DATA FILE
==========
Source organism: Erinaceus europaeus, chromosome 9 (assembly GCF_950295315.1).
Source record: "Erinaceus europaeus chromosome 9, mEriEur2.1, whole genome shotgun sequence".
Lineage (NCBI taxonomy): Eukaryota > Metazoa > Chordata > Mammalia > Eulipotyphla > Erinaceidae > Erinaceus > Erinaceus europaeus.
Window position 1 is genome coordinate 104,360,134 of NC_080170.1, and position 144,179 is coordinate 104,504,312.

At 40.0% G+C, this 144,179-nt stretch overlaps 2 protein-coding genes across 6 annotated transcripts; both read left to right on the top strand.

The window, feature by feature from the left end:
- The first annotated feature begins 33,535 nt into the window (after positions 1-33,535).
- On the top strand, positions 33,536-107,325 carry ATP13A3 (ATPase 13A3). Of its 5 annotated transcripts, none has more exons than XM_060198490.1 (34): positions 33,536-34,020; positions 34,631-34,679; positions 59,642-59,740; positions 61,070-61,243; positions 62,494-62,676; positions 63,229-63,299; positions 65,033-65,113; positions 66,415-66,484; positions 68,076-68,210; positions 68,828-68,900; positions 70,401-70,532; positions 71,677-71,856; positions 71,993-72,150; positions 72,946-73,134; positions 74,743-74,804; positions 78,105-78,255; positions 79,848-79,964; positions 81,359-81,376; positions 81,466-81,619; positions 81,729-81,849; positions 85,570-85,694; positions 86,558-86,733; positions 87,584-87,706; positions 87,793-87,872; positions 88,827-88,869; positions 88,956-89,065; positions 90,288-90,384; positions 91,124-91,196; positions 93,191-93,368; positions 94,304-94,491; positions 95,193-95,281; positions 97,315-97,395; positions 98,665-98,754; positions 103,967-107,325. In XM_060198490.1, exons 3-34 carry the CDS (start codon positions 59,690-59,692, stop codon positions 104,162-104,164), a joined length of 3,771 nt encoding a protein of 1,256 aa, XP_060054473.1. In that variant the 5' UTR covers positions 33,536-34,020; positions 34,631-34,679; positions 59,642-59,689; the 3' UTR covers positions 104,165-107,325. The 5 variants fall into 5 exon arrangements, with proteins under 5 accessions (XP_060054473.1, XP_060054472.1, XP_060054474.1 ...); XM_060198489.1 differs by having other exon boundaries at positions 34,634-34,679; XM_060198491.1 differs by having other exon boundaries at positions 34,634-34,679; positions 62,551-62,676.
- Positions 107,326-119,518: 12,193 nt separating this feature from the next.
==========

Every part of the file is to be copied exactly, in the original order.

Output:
Source organism: Erinaceus europaeus, chromosome 9 (assembly GCF_950295315.1).
Source record: "Erinaceus europaeus chromosome 9, mEriEur2.1, whole genome shotgun sequence".
Lineage (NCBI taxonomy): Eukaryota > Metazoa > Chordata > Mammalia > Eulipotyphla > Erinaceidae > Erinaceus > Erinaceus europaeus.
Window position 1 is genome coordinate 104,360,134 of NC_080170.1, and position 144,179 is coordinate 104,504,312.

At 40.0% G+C, this 144,179-nt stretch overlaps 2 protein-coding genes across 6 annotated transcripts; both read left to right on the top strand.

The window, feature by feature from the left end:
- The first annotated feature begins 33,535 nt into the window (after positions 1-33,535).
- On the top strand, positions 33,536-107,325 carry ATP13A3 (ATPase 13A3). Of its 5 annotated transcripts, none has more exons than XM_060198490.1 (34): positions 33,536-34,020; positions 34,631-34,679; positions 59,642-59,740; positions 61,070-61,243; positions 62,494-62,676; positions 63,229-63,299; positions 65,033-65,113; positions 66,415-66,484; positions 68,076-68,210; positions 68,828-68,900; positions 70,401-70,532; positions 71,677-71,856; positions 71,993-72,150; positions 72,946-73,134; positions 74,743-74,804; positions 78,105-78,255; positions 79,848-79,964; positions 81,359-81,376; positions 81,466-81,619; positions 81,729-81,849; positions 85,570-85,694; positions 86,558-86,733; positions 87,584-87,706; positions 87,793-87,872; positions 88,827-88,869; positions 88,956-89,065; positions 90,288-90,384; positions 91,124-91,196; positions 93,191-93,368; positions 94,304-94,491; positions 95,193-95,281; positions 97,315-97,395; positions 98,665-98,754; positions 103,967-107,325. In XM_060198490.1, exons 3-34 carry the CDS (start codon positions 59,690-59,692, stop codon positions 104,162-104,164), a joined length of 3,771 nt encoding a protein of 1,256 aa, XP_060054473.1. In that variant the 5' UTR covers positions 33,536-34,020; positions 34,631-34,679; positions 59,642-59,689; the 3' UTR covers positions 104,165-107,325. The 5 variants fall into 5 exon arrangements, with proteins under 5 accessions (XP_060054473.1, XP_060054472.1, XP_060054474.1 ...); XM_060198489.1 differs by having other exon boundaries at positions 34,634-34,679; XM_060198491.1 differs by having other exon boundaries at positions 34,634-34,679; positions 62,551-62,676.
- Positions 107,326-119,518: 12,193 nt separating this feature from the next.